One of Kagay's recent Largo builds. Photo by Lane Kagay.

For those of you who have been reading the site for a while, you know that no matter what kind of cycling it is, I can get behind it. Road racing? Absolutely. Mountain biking? Dig it. Fitness? Been there.

But what really gets me excited are the everyday trips that can replace car trips and require hauling stuff on our bikes. It’s even better when I share those types of rides with my family. (If you love cargo bikes, check out the new group I formed a with a friend about Tucson cargo bikes.)

We’ve been using our two Xtracycles to accomplish those rides and they have served us quite well. We are, however, going to kick it up a notch.

The CETMA Cargo bike comes in two sizes. The smaller being the Margo and the larger being the Largo.

We’ve ordered a CETMA Cargo bike from Lane Kagay of Eugene, Ore. We ordered the Largo, which is the larger of the two versions he makes.

Several things led us to buy the CETMA, which is similar to a Dutch style Bakfiets.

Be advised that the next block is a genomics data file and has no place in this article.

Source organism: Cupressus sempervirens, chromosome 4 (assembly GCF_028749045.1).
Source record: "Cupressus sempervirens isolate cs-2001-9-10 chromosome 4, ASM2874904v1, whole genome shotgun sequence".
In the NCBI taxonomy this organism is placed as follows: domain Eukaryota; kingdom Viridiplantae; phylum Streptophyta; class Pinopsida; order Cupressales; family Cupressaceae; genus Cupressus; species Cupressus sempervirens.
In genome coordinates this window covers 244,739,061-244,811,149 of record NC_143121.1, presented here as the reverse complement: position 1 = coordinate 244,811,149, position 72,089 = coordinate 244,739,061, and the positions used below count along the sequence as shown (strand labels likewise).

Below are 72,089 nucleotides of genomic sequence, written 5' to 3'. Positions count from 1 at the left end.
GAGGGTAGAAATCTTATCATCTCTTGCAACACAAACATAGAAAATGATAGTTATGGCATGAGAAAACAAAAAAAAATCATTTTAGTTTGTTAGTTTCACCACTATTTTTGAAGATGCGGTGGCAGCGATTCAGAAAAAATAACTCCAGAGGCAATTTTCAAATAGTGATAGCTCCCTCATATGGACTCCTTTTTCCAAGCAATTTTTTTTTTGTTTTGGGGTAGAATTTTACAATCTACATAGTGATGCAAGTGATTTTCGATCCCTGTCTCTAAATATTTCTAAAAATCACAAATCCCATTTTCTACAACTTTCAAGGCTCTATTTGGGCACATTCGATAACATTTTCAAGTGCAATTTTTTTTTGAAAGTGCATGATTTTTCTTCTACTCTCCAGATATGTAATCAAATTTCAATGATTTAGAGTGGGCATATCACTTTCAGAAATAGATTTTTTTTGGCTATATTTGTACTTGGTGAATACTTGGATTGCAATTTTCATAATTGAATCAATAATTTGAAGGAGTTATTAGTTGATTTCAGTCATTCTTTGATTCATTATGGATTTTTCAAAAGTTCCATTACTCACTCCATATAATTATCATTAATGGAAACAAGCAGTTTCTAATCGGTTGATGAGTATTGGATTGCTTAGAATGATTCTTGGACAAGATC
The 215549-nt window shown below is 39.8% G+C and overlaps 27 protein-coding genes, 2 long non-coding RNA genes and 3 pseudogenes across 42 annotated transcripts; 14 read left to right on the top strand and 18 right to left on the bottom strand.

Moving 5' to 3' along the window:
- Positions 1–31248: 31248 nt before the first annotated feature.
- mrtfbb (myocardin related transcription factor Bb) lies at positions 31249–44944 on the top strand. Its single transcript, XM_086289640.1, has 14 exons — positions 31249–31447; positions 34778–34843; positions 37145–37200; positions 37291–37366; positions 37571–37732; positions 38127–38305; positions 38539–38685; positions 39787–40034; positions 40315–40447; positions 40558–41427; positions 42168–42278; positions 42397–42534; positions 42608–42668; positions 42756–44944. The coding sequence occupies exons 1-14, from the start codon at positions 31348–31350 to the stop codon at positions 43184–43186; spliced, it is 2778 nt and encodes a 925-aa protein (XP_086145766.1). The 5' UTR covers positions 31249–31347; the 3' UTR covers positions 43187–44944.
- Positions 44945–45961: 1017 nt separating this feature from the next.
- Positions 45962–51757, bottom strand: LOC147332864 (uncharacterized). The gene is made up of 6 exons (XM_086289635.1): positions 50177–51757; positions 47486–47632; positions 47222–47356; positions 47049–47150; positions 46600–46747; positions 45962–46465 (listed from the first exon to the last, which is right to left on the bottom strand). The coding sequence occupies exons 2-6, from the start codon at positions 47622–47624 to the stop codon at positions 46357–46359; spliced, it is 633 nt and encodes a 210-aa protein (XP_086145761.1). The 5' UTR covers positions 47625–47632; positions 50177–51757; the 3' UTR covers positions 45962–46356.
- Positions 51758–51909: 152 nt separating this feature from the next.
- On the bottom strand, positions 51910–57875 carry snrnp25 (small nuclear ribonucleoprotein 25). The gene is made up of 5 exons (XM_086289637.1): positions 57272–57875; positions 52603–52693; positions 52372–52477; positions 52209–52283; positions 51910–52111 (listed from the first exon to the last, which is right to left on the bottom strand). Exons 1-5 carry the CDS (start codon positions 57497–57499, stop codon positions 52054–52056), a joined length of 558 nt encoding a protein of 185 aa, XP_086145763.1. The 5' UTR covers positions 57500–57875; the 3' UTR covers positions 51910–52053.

Kagay’s bike has an integrated platform, mounts for a cargo box, which we’ll be adding and can be separated in two for shipping and storage.

We’ve liked the idea of having Luci ride in front so that we could see her and the deal was sealed when she went for a ride in a friend’s Bakfiets and absolutely adored it.

We strongly considered having a local builder construct the frame, but ultimately decided to go with CETMA because Kagay has been perfecting his design for some time. His bike was recently featured in a cargo bike section of Bicycling Magazine.

I asked Kagay some questions about his bikes and business, which started with building heavy duty front racks. Check it out:

How did you get into bike building? Did it start with the racks?

I guess it sort of began because of the racks.  At the time, I was building my racks in a small shed in my backyard.  Every day I’d be back there welding and assembling and finishing, and at the end of each day I’d take the finished racks, box them up, strap them to my bike rack, and pedal them down to UPS to ship. That method worked fine until demand quadrupled almost overnight. In no time I found myself without a means to carry all these boxes to the UPS place.  Sometimes I’d load up with as many boxes as possible, drop them off at UPS, and then return home and make a second run. That got old pretty quick.